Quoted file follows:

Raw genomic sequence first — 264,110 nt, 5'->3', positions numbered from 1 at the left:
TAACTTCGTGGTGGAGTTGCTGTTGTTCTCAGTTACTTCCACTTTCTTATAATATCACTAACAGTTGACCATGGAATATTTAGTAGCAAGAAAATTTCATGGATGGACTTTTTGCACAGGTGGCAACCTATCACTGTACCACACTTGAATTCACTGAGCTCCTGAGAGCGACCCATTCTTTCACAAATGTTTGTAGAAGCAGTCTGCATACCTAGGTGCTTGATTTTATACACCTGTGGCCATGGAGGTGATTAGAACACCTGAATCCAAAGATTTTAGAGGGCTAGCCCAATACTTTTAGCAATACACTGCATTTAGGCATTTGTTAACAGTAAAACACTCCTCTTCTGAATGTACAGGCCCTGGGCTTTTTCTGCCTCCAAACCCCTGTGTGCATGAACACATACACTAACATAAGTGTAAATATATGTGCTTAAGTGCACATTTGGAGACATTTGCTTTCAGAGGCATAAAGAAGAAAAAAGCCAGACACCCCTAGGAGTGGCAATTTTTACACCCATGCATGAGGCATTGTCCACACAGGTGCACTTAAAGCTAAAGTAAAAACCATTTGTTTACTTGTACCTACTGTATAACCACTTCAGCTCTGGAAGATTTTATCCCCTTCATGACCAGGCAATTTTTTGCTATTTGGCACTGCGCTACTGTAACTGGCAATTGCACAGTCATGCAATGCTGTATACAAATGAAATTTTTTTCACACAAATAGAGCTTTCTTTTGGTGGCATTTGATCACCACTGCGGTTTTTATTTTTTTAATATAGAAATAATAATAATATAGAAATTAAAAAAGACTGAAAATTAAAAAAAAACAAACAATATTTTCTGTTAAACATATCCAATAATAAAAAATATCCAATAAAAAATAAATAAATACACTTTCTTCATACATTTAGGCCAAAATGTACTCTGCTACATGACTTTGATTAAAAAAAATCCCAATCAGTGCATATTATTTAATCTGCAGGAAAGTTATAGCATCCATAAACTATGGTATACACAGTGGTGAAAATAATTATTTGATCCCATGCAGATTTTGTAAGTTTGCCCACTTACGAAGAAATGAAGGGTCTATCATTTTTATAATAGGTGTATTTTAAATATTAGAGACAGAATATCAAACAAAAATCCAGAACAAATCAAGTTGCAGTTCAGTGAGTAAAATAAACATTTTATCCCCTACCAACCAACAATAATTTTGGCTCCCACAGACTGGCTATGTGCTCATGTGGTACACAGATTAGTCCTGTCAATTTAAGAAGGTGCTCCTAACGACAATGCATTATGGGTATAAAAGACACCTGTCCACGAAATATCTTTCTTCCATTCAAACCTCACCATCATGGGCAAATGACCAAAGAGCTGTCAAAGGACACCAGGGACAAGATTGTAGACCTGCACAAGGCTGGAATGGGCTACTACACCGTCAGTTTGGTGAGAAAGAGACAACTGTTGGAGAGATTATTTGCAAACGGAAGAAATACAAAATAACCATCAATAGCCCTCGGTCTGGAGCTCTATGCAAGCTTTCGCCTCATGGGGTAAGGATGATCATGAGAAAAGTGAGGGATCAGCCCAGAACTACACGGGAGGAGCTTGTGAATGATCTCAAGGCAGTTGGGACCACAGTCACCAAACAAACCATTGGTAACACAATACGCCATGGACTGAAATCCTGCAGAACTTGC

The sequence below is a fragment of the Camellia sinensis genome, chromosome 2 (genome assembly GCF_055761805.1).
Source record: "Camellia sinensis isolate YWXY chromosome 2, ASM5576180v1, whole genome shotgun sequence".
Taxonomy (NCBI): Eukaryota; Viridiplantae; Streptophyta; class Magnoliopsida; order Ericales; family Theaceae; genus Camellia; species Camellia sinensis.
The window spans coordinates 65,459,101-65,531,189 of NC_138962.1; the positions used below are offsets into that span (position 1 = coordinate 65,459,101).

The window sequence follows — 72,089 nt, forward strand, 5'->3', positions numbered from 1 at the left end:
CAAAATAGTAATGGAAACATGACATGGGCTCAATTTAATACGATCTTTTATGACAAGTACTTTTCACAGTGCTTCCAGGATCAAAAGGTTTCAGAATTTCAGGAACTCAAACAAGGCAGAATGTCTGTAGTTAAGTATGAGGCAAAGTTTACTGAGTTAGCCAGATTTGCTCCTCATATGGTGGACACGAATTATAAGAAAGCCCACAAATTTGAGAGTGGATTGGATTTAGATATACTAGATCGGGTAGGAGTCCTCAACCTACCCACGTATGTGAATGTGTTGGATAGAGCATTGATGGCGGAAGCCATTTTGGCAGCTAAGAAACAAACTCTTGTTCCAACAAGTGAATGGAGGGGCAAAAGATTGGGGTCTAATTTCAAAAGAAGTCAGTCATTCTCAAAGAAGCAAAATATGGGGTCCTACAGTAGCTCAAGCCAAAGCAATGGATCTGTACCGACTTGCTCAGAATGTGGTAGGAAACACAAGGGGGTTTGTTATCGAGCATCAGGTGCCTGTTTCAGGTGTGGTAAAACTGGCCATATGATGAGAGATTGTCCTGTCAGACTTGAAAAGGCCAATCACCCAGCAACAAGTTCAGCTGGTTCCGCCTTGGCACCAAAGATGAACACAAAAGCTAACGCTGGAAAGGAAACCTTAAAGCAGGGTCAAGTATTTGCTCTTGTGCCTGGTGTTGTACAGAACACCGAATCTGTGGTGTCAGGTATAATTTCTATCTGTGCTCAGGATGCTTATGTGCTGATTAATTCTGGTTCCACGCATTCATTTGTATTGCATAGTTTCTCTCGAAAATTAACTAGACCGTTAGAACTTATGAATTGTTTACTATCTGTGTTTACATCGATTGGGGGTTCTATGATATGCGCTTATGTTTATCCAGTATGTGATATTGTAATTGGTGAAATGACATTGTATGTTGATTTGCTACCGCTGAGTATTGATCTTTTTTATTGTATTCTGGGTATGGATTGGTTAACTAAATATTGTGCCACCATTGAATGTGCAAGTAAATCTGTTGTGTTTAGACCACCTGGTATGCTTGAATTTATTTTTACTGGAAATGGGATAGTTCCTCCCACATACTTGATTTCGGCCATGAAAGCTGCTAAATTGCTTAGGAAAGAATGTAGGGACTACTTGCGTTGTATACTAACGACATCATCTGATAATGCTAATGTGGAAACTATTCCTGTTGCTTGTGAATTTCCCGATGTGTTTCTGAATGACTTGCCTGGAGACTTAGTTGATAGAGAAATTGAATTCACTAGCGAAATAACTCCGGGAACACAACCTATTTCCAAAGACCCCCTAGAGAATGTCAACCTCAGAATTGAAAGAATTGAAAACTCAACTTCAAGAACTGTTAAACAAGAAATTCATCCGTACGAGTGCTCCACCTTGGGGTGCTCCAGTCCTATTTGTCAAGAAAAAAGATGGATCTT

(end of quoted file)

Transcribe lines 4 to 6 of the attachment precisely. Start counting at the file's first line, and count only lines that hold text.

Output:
Source record: "Camellia sinensis isolate YWXY chromosome 2, ASM5576180v1, whole genome shotgun sequence".
Taxonomy (NCBI): Eukaryota; Viridiplantae; Streptophyta; class Magnoliopsida; order Ericales; family Theaceae; genus Camellia; species Camellia sinensis.
The window spans coordinates 65,459,101-65,531,189 of NC_138962.1; the positions used below are offsets into that span (position 1 = coordinate 65,459,101).